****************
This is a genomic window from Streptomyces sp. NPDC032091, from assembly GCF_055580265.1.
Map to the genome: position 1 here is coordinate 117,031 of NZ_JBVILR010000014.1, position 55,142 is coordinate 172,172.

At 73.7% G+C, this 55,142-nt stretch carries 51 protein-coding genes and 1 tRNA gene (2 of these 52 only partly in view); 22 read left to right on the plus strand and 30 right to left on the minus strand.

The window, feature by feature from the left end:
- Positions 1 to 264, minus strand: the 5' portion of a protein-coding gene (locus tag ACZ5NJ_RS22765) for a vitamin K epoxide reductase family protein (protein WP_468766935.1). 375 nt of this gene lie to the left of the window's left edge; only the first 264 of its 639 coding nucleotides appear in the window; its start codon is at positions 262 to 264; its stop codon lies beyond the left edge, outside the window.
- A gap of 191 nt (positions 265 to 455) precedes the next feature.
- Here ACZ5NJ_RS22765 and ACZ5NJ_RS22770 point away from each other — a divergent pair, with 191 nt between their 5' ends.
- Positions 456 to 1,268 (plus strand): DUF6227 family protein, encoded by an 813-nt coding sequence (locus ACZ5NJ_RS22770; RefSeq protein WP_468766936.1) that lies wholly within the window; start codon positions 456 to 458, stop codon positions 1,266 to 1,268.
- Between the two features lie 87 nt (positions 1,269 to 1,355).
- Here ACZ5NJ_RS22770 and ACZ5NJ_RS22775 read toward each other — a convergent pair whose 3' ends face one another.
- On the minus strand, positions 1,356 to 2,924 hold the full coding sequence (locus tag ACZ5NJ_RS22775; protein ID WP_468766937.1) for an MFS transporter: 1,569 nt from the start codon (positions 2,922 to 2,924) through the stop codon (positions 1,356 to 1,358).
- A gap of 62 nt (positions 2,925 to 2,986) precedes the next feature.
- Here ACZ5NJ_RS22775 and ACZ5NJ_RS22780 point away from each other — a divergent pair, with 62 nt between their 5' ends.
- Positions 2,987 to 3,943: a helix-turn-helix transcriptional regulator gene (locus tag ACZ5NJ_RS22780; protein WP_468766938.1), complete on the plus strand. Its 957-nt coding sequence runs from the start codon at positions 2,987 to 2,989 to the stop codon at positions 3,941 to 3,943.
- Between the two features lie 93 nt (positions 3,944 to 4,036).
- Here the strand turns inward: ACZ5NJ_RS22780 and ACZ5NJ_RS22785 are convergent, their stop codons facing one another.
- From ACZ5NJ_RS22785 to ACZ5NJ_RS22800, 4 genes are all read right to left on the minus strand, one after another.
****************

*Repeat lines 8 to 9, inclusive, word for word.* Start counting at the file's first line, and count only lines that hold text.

- Positions 456 to 1,268 (plus strand): DUF6227 family protein, encoded by an 813-nt coding sequence (locus ACZ5NJ_RS22770; RefSeq protein WP_468766936.1) that lies wholly within the window; start codon positions 456 to 458, stop codon positions 1,266 to 1,268.
- Between the two features lie 87 nt (positions 1,269 to 1,355).